University of California research shows that ground covers work well for garden or yard designs on moderate slopes.
Ground covers are substitutes for lawn grass that grow rapidly and work well to prevent erosion. The low-growing plants are a good choice for slopes because they spread quickly, grab the soil and form a solid cover.
Ground covers are considered plants that grow less than 18 inches tall and spread either through rhizomes or trailing roots.
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Correct Plants for Ground Covers
Choosing the correct plant materials for a sloped area consists of knowing your site conditions including sun exposure, the amount of water the area receives and type of soil.
The best ground covers for slopes are drought-tolerant, native plants that require minimum care. You don’t want a lawnmower or other equipment on slopes.
Ground Covers Work on Moderate Slopes
You can use ground covers on a sloped landscape under certain conditions. Research from the University of California Davis states, “Moderate slopes (less than 33%) have a good chance of success at controlling runoff using plant materials and mulch. But slopes over 50% will require structures or special techniques for stabilization.”
The ground cover known as the African or freeway daisy (Osteospermum fruticosum) gets its name because it thrives in California around freeways. That location means it receives minimum care and rain water.
This tough, hardy plant will cling to the soil and spreads easily by trailing rooting systems. It mounds or trails and is a prolific bloomer with daisy-like flowers.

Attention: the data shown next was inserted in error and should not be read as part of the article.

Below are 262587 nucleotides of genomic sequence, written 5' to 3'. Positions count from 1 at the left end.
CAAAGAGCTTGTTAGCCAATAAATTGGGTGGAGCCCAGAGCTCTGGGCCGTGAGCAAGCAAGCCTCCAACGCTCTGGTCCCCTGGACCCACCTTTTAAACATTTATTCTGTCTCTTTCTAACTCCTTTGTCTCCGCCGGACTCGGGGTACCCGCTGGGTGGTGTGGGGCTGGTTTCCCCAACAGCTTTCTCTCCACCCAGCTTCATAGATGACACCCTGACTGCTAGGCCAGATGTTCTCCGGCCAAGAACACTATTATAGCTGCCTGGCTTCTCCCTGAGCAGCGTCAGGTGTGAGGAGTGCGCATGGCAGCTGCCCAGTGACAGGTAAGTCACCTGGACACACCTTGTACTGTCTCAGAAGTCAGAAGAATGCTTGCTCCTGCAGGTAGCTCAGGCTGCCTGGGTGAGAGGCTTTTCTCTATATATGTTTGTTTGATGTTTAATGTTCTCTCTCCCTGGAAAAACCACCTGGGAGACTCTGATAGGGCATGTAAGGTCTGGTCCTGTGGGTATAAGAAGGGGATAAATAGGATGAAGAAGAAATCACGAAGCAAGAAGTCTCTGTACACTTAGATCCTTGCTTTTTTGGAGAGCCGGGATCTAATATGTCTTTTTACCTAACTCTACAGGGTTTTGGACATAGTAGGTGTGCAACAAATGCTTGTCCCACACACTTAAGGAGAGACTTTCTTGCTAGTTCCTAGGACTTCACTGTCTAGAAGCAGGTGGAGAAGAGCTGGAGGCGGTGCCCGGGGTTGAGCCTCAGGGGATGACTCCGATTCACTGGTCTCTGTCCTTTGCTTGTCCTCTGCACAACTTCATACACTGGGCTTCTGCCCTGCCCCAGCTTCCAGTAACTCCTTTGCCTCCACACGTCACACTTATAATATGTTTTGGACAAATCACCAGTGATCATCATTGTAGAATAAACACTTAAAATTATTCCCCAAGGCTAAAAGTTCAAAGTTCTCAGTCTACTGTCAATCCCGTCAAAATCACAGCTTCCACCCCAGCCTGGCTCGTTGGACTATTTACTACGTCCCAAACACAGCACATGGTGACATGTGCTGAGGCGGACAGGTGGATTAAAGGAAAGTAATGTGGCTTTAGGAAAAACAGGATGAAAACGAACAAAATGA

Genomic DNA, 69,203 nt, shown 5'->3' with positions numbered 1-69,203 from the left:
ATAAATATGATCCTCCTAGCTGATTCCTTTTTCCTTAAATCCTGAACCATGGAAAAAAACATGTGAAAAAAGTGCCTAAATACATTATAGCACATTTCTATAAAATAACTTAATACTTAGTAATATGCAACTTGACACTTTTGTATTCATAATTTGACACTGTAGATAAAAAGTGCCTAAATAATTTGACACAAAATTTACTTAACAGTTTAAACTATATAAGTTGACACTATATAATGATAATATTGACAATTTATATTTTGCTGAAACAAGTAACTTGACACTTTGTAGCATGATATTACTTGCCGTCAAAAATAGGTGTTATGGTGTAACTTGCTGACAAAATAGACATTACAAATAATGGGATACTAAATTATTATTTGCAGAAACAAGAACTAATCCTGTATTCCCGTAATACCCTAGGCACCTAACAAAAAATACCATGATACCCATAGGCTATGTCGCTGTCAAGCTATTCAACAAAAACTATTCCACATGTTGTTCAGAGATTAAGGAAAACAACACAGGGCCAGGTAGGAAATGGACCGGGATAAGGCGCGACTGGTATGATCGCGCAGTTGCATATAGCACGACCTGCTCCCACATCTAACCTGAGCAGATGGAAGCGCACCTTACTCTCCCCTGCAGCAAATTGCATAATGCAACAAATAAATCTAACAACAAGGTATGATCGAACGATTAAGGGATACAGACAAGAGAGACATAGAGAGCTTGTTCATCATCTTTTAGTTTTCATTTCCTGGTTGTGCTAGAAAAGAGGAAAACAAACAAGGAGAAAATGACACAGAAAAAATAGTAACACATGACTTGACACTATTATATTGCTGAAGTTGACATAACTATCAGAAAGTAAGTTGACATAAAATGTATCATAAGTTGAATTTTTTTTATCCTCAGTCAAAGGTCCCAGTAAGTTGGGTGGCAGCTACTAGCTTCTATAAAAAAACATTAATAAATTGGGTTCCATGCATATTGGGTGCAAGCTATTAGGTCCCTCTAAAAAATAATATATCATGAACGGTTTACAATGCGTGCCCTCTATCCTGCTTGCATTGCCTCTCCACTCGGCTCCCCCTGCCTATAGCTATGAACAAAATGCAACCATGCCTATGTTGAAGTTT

It blooms in colors that include white, yellow, rose and lavender. It grows in all USDA Hardiness Zones as an annual; in zones 9 through 11 as a perennial.
Read also: Types of daisies with photos
Another good choice for a groundcover on a slope is poppy mallow (Callirhoe involucrate). This drought-tolerant plant thrives on slopes, spreads quickly (some gardeners report it becomes invasive) and is low-maintenance.
A brilliant pop of color will spread through your garden from late spring through early fall; poppy mallow blooms in colors that range from purple to rose to wine. It grows up to 1 foot tall and as wide with one plant. It thrives in full sun in USDA Hardiness Zones 3a to 9b.
Yarrow (Achillea millefolium) will hold its own as a ground cover on your slope. It blooms freely and almost continuously from spring through fall. Gardeners bring it indoors for cut or dried flowers and as filler in bouquets.
Blooms appear in colors that include cream, yellow, pink and rose and leaves are gray or green. This drought-tolerant, low-maintenance ground cover spreads through rhizomes, so keep an eye on it so it doesn’t become invasive. Yarrow thrives in full sun in USDA Hardiness Zones 3 through 9.